My story is a long one to tell, so I will just say my current situation and leave out how I got here. I am interested in studying mathematics but I do not have the opportunity to attend a university due to being hired soon. Recently I learned that I can take college-credit courses without having to enroll in a program. There are two highly reputable schools that offer online upper-level undergraduate math courses: UIUC and Johns Hopkins.

I have no problem investing the money and I foresee no issues on learning the material since I am very motivated and have already studied some of the subjects on my own. The only issue is how to build relationships with professors so that I can apply to graduate schools later in life. Online courses are generally run by instructors who are not doing research. Most graduate schools require 3 letters of recommendation. I'm thinking that investing money in these courses may be pointless if I cannot build relationships with professors.

Does anyone know if professors are willing to help someone not affiliated with a university? Should I try emailing professors at UIUC or JHU?

  • 1
    You're correct that most on-line courses are not (actively) taught by tenured faculty, but by adjuncts, whose letters of recommendation would have less weight... Still, "certifying" your competence in things is worthwhile, especially if you otherwise have no official evidence of what you're learned. Yes, you'd still want something stronger to get to grad school... The latter is harder to arrange... Oct 22, 2022 at 0:57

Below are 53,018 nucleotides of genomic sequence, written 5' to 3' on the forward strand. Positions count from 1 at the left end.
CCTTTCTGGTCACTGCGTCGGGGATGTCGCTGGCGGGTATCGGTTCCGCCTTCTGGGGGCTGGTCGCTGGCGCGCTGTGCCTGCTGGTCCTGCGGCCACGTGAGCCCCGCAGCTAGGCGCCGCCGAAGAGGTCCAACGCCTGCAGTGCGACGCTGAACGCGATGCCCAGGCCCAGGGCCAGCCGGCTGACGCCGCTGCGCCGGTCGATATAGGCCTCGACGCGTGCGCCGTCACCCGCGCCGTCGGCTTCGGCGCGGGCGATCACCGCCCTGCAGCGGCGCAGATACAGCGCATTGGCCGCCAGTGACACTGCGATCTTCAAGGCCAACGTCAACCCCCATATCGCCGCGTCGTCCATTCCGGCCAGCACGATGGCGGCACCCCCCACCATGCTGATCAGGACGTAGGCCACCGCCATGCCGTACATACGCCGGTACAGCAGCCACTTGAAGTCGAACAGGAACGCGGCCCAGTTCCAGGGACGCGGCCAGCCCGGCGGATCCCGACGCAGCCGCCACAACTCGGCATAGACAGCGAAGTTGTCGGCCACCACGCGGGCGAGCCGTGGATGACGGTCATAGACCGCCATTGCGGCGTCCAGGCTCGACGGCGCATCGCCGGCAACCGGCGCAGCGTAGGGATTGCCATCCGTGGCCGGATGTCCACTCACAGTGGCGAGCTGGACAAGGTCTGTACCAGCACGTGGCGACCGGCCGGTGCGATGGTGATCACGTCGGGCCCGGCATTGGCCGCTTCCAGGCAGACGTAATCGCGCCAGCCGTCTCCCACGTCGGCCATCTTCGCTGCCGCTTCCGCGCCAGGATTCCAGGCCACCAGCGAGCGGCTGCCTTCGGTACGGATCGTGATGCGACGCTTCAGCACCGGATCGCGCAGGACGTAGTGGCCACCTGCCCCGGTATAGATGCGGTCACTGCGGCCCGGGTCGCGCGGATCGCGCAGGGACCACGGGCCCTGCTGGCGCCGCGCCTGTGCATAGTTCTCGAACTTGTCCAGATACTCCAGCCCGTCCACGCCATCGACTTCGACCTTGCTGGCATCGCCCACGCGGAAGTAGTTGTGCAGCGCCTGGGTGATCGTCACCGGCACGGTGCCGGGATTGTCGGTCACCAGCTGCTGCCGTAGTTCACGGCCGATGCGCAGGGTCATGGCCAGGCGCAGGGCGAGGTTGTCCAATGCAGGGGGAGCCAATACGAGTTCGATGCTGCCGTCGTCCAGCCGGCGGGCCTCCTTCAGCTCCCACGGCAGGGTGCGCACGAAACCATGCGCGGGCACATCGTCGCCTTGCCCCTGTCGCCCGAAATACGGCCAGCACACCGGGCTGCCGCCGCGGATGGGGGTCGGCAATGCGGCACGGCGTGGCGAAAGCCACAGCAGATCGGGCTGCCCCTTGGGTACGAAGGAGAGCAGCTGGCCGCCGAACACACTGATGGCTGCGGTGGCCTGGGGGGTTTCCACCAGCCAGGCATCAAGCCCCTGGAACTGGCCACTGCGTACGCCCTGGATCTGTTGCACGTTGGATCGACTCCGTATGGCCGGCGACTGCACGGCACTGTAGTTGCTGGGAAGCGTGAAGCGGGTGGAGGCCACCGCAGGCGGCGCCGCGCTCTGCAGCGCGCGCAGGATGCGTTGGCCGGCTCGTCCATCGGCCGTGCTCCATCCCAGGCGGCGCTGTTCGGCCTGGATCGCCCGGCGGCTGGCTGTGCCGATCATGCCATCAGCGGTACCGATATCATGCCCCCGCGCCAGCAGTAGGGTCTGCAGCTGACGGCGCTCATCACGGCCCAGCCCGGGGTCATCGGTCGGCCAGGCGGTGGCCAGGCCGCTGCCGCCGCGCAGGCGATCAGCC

• @paulgarrett Enrolling in an online BS program may give me a higher chance of collaborating with faculty. Some schools have capstone project as part of their requirements. However, this will be more expensive as I would need to complete more credits (including lower-level courses and other gen-ed requirements), doesn't have the leisure of completing courses at my own pace, and typically these programs are only offered at less prestigious brach campuses such as LSU Alexandria and UI Springfield. Seems like a Catch 22. Life is tough for those who didn't find their passion when they were young.
    – ngc1300
    Oct 22, 2022 at 1:37
  • What level math courses are you taking now? Starting at Calc II will be a lot different than starting from Galois theory. Oct 22, 2022 at 19:25
  • @TerryLoring Now? None. I am not in school. A year ago I completed my PhD in Engineering (throughout I thought about quitting due to my greater interest in math) and before that I got my BS in physics (I don't count this toward my actual education though since I had no study habits when I was younger). Outside of school I have studied linear algebra, analysis, abstract algebra, topology, and first-order logic up to Godel's theorems. I studied these with a mentor. He is a retired math professor but he no longer has connections to academia.
    – ngc1300
    Oct 23, 2022 at 2:37
  • Even if he did, all graduate programs that I have seen, including the lesser reputable one, require around 18 credits of upper-level math on a transcript. I don't have this despite having the knowledge.